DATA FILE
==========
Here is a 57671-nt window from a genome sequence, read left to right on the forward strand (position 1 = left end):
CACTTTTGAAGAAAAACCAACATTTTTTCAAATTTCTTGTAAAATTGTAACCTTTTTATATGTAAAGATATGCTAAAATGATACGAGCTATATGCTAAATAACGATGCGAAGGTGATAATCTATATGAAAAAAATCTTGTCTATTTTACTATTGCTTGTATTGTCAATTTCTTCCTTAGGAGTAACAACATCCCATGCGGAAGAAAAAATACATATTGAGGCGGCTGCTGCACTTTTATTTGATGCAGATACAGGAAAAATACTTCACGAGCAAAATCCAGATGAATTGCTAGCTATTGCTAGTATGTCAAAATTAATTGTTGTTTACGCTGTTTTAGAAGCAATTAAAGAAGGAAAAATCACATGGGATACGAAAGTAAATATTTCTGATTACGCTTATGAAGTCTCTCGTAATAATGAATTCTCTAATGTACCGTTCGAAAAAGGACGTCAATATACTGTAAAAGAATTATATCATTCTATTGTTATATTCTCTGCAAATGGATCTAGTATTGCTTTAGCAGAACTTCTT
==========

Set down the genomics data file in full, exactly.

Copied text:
Here is a 57671-nt window from a genome sequence, read left to right on the forward strand (position 1 = left end):
CACTTTTGAAGAAAAACCAACATTTTTTCAAATTTCTTGTAAAATTGTAACCTTTTTATATGTAAAGATATGCTAAAATGATACGAGCTATATGCTAAATAACGATGCGAAGGTGATAATCTATATGAAAAAAATCTTGTCTATTTTACTATTGCTTGTATTGTCAATTTCTTCCTTAGGAGTAACAACATCCCATGCGGAAGAAAAAATACATATTGAGGCGGCTGCTGCACTTTTATTTGATGCAGATACAGGAAAAATACTTCACGAGCAAAATCCAGATGAATTGCTAGCTATTGCTAGTATGTCAAAATTAATTGTTGTTTACGCTGTTTTAGAAGCAATTAAAGAAGGAAAAATCACATGGGATACGAAAGTAAATATTTCTGATTACGCTTATGAAGTCTCTCGTAATAATGAATTCTCTAATGTACCGTTCGAAAAAGGACGTCAATATACTGTAAAAGAATTATATCATTCTATTGTTATATTCTCTGCAAATGGATCTAGTATTGCTTTAGCAGAACTTCTT